The Spectacle Blog

Puerto Rico Edges to Default

By on 6.29.15 | 4:24PM

Greece is expected to default on its government debts tomorrow as its bailout package from the European Union (EU) expires. The country will also hold a referendum on Friday on whether to accept the latest round of terms from its EU funders. Greece continues to grab all the headlines, but there is another government closer to home that is in a similar situation: Puerto Rico. Over the weekend, the governor of the island announced that Puerto Rico is unable to repay its $70 billion in debt.

The Washington Post describes the situation:

REPORT: Why Public Sector Unions Can Easily Break The Law

By on 6.29.15 | 4:15PM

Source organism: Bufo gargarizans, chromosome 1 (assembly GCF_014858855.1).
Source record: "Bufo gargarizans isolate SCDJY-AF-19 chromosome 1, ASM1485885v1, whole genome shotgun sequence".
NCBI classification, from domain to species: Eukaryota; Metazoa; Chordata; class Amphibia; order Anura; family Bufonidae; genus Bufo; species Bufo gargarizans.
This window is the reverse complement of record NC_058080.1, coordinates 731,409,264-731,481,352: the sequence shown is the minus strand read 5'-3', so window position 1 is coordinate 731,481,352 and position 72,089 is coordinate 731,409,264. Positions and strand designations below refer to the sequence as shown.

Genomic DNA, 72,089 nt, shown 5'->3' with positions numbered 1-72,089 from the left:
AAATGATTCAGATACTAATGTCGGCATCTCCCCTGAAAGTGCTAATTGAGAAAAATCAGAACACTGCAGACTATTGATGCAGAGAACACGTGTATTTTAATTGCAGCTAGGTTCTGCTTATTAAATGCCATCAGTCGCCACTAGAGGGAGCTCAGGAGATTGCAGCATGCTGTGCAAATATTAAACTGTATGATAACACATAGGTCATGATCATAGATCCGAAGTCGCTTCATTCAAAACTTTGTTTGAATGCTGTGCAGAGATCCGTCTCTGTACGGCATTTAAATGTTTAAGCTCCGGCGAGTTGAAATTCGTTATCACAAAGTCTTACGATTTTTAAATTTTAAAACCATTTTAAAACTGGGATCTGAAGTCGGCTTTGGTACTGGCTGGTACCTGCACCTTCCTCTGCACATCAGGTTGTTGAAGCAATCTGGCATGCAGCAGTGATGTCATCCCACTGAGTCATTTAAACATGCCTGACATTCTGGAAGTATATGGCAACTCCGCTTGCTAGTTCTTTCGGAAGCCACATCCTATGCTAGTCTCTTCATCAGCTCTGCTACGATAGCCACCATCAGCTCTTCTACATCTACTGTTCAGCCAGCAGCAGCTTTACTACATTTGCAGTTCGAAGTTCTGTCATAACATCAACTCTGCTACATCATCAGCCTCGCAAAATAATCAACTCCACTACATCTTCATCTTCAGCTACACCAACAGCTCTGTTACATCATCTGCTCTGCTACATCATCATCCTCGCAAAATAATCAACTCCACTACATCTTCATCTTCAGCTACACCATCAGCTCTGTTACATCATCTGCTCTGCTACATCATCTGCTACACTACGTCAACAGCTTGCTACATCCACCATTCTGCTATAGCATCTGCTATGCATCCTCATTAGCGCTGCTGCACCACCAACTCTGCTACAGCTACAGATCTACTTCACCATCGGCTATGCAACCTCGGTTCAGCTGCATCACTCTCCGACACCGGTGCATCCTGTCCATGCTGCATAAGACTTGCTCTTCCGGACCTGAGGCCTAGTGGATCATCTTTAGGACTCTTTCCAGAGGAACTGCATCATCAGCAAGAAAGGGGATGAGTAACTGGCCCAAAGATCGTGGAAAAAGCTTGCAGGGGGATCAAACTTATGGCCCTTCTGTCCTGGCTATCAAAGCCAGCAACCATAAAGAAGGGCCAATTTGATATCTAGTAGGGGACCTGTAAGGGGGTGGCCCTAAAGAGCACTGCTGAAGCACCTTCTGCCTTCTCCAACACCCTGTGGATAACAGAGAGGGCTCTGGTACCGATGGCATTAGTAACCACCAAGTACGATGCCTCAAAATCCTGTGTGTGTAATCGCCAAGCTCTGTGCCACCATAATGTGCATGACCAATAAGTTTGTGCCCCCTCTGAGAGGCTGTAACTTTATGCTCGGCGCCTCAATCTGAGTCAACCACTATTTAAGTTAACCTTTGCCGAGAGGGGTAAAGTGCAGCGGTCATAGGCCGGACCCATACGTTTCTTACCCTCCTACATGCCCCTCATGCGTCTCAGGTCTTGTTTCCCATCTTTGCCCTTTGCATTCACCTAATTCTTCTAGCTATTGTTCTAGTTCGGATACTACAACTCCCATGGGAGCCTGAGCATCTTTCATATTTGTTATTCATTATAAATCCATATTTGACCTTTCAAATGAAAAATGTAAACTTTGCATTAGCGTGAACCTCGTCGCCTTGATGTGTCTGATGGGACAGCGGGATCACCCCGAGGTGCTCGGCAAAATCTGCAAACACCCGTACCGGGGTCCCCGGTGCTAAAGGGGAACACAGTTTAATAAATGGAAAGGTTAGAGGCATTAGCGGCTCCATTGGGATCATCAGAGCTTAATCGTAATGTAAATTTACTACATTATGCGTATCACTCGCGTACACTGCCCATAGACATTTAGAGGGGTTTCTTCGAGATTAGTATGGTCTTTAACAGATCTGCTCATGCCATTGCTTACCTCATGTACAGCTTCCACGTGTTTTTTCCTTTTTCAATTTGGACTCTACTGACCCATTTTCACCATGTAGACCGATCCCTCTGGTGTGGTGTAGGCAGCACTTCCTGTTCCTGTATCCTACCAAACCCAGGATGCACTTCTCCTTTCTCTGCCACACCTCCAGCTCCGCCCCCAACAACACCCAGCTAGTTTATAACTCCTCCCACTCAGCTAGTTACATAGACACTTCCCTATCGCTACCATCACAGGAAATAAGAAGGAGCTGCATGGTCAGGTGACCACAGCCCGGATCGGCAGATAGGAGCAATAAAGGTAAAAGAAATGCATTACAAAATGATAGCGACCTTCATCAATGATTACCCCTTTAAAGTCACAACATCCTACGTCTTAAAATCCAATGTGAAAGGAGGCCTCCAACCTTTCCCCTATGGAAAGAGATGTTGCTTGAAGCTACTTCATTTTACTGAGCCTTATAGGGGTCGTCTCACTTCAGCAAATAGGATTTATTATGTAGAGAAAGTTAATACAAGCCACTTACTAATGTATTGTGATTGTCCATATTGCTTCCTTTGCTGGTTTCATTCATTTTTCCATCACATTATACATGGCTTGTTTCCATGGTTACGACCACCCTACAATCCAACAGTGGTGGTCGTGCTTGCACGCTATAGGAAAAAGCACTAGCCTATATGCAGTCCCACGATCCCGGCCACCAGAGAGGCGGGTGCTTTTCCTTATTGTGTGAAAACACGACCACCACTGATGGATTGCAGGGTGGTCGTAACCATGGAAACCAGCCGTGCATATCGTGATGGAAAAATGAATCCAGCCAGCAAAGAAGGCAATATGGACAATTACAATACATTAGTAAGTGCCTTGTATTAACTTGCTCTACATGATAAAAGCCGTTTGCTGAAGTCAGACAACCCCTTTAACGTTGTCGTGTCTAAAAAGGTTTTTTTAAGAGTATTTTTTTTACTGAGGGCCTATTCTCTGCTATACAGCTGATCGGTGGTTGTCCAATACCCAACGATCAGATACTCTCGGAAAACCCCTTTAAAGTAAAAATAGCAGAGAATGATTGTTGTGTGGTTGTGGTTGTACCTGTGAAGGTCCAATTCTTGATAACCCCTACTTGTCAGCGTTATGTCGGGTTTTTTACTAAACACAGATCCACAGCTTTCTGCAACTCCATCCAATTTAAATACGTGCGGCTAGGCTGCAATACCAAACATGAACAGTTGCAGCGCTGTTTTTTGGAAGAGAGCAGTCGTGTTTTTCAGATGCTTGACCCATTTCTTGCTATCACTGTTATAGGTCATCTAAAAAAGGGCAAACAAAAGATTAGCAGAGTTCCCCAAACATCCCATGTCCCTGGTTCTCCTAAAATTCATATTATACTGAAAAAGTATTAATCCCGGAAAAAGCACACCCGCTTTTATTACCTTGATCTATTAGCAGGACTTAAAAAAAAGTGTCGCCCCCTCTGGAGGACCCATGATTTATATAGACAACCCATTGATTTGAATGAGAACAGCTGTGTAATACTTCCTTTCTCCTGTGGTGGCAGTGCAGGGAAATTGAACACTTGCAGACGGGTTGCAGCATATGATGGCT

Focusing on Michigan, a report released Monday by The Mackinac Center makes the case that there are not adequate laws to stop public sector unions from engaging in illegal activities.

In many states, like Michigan, and the federal level, public sector union members can be charged hundreds if not thousands of dollars a year in union dues. Unfortunately, as the report “Bringing Financial Transparency to Michigan’s Public Sector Unions,” argues, public sector unions are not held to the same standard of transparency and accountability their private sector counterparts are.

“This means that public school employees, state and county workers and all the other unionized public employees in Michigan do not have access to detailed financial information about the union to which they pay dues,” the report noted.

John Kasich Is Running for President, Too